. The war governor. On Jan. 5, 1861, John Albion Andrew was inaugurated as governor of Massachusally and thoroughly, the war governor. Governor Andrew was frank, outspoken, with no concealmentmy, Major-General Miles, was set aside by Governor Andrew at the last moment as too young for the cnization of a company under this petition. J. A. Andrew, Governor and Commander-in-Chief. Headquthe best joke of the season. I went to Gov. John A. Andrew, however, and told him what I was doingEurope expressly to offer his services to Governor Andrew, and fell at Glendale, mortally wounded, s of promoting the necessary enlistments, Governor Andrew recommended, August 23, that business shotment of colored men was in a letter from Governor Andrew to the Secretary of War, April 25, 1861, arrange details. By order of His Excellency John A. Andrew, Governor and Commander-in-Chief. WVolunteers are returned to the State. Governor Andrew replied in the following address:— [13 more...]
Jula Ward Howe, Reminiscences: 1819-1899, Chapter 12: the Church of the Disciples: in war time (search)
t by the war was our noble war governor, John Albion Andrew. My first acquaintance with him was forand among them I soon learned to distinguish Mr. Andrew. As time went on, he became a familiar frie for the reception of these eminent persons, Mr. Andrew—he was not as yet governor—offered to compouur friend in some perplexity, and said, Dear Mr. Andrew, in the tableaux this evening Dr. Howe is to was the response. I brought the book, and Mr Andrew studied and imitated the costume of the prinbling in the air, Dr. Howe said to me one day, Andrew is going to be governor of Massachusetts. My ne with these two brave men, Dr. Howe and Governor Andrew. Neither of them for a moment doubted then had the pleasure of accompanying him and Mrs. Andrew in such excursions. I went twice with the coln, arranged for us by our kind friend, Governor Andrew. The President was laboring at this timee which could be called other than plain. Mrs. Andrew, being of the company, inquired when we cou[14 more...]<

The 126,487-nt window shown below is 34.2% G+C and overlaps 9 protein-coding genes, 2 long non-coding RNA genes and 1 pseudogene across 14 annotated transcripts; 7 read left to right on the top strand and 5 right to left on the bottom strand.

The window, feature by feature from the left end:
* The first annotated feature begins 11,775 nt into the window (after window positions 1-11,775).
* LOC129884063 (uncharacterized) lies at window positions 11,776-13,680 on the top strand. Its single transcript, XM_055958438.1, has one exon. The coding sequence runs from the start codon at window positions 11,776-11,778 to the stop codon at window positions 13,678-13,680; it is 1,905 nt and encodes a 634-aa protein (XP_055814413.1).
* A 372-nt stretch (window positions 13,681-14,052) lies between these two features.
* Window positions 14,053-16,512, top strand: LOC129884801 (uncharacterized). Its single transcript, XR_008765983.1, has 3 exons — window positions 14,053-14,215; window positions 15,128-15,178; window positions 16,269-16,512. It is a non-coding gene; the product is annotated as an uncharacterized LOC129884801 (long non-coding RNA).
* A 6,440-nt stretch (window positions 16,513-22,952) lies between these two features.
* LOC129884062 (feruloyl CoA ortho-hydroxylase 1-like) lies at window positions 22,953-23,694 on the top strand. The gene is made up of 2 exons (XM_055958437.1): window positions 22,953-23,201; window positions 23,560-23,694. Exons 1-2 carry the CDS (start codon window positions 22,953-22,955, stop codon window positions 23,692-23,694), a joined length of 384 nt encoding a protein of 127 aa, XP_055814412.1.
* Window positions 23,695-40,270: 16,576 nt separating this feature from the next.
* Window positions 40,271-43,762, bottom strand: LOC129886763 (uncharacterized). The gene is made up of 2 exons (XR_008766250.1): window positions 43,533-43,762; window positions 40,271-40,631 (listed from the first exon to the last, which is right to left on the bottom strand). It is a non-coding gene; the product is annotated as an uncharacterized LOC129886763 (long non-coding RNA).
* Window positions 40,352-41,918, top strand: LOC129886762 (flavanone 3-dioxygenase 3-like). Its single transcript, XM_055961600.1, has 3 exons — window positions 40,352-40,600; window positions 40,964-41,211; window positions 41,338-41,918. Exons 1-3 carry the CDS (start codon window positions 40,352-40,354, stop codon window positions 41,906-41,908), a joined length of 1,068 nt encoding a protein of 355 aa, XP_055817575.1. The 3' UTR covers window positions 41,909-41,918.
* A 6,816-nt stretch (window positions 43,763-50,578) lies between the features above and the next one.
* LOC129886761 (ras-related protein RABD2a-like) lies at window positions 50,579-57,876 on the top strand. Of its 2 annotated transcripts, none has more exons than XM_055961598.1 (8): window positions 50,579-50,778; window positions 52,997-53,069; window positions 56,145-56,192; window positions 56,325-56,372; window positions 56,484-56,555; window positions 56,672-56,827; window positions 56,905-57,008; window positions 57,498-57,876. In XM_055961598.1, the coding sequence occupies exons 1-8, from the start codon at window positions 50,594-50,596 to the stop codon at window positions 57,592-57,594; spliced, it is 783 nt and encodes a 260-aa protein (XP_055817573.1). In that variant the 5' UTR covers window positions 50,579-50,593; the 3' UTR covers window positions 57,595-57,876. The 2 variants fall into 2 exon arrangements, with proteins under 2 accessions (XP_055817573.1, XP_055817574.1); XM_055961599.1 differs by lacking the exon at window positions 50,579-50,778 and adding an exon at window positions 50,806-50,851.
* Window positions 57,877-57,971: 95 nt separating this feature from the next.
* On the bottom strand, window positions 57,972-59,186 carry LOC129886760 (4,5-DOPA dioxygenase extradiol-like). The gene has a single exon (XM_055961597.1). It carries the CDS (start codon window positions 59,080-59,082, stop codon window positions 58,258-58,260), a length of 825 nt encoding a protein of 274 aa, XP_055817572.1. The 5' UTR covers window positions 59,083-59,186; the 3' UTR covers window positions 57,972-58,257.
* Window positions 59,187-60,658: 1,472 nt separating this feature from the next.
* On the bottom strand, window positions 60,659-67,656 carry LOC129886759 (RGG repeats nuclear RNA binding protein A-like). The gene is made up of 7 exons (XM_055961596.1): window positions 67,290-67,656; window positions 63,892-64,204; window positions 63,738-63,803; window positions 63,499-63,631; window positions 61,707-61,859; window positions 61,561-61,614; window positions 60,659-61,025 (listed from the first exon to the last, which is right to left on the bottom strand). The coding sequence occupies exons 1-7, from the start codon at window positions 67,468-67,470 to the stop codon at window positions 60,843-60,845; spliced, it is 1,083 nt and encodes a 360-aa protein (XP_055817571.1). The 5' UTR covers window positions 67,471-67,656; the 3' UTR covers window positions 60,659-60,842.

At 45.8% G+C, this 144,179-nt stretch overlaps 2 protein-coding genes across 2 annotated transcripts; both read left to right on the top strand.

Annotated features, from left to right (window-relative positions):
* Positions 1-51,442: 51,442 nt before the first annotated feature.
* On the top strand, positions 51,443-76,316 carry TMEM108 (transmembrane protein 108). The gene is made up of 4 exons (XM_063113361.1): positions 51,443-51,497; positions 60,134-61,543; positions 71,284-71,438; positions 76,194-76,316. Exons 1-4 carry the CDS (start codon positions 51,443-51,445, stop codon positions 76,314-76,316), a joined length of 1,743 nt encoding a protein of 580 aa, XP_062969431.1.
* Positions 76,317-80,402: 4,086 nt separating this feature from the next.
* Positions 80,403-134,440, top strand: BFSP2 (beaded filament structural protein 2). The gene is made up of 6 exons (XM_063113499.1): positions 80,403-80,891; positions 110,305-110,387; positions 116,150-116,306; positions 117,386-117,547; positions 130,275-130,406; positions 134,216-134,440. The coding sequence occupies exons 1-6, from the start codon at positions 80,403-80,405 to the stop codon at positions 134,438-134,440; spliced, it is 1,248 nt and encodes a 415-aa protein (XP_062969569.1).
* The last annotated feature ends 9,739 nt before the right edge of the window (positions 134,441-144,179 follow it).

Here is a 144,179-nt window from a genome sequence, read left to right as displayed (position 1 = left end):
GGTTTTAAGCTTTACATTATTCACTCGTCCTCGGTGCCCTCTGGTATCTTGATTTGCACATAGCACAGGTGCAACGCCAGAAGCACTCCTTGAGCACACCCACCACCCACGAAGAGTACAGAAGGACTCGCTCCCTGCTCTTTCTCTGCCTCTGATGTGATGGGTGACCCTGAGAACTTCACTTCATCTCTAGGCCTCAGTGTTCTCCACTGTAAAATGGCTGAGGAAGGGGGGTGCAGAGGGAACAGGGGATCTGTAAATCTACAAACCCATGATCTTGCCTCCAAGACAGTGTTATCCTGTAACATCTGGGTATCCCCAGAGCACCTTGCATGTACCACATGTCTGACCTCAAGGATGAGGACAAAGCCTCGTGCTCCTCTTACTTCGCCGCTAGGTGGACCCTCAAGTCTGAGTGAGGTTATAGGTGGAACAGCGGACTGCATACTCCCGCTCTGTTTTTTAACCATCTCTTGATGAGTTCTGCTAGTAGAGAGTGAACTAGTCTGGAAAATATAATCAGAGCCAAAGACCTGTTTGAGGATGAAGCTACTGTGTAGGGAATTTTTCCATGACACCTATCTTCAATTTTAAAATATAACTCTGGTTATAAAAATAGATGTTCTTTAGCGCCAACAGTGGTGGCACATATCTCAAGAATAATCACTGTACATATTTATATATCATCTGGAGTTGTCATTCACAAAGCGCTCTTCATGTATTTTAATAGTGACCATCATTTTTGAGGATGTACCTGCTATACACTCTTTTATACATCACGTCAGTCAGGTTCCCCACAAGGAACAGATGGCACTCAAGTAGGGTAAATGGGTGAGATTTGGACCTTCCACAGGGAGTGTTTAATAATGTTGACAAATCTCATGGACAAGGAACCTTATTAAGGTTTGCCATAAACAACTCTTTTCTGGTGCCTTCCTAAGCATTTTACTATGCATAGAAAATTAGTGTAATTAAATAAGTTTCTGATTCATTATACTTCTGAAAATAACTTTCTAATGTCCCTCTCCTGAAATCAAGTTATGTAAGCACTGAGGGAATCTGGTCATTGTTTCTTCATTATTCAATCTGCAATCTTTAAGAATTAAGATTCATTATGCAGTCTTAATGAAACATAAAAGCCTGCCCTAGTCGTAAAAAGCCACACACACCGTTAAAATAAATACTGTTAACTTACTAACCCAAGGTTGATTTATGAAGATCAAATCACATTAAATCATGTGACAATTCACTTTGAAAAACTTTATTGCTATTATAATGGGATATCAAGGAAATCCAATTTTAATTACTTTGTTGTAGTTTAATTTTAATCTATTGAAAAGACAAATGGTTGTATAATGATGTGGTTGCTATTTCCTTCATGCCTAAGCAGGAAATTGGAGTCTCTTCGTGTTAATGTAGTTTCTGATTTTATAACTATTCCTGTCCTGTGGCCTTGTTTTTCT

Jula Ward Howe, Reminiscences: 1819-1899, Chapter 17: the woman suffrage movement (search)
continued during the greater part of the season. In the same gallery with ourselves was the exhibit made by the colored people of New Orleans. Of this I remember best a pathetic little art gallery, in which was conspicuous a portrait of Governor Andrew. I proposed one day to the directors of this exhibit that they should hold a meeting in their compartment, and that I should speak to them of their great friends at the North, whom I had known familiarly, and whose faces they had never seey to my offer; and on a certain day assembled in their alcove, which they had decorated with flowers, surrounding a portrait of Abraham Lincoln. A choir of melodious voices sang my Battle Hymn, and all listened while I spoke of Garrison, Sumner, Andrew, Phillips, and Dr. Howe. A New Orleans lady who was present, Mrs. Merritt, also made a brief address, bidding the colored people remember that they had good friends at the South also, which I was glad to hear and believe. The funds placed at
Jula Ward Howe, Reminiscences: 1819-1899, Index (search)
83. Albinola, an Italian patriot, 120. Alfieri, dramas of, 57, 206. Alger, William R., attends Mrs. Howe's parlor lectures, 306. Allston, Washington, his studio, 429; at a dinner to Charles Dickens, 43 1. Almack's, ball at, 105, 106. Anagnos, Michael, 313; marries Julia Romana Howe, 441. Anagnos, Mrs., Michael, born at Rome, 128; accompanies her parents to Europe, 313; her death, 439; her work and study, 440; her Metaphysical Club, and interest in the blind, 441. Andrew, John A., war governor of Massachusetts, 258; his character, 259; his genial nature, 260; becomes governor of Massachusetts, 261; pays for the legal defense of John Brown, 262; a Unitarian: broad religious sympathies, 263, 264; his energy in national affairs, 265; his trips about the State, 266; supports emancipation, 267; arranges an interview with Lincoln for the Howes, 271; his faith in Lincoln, 272. Anthon, Charles, professor at Columbia College, 23. Appleton, Thomas G., of Boston, 104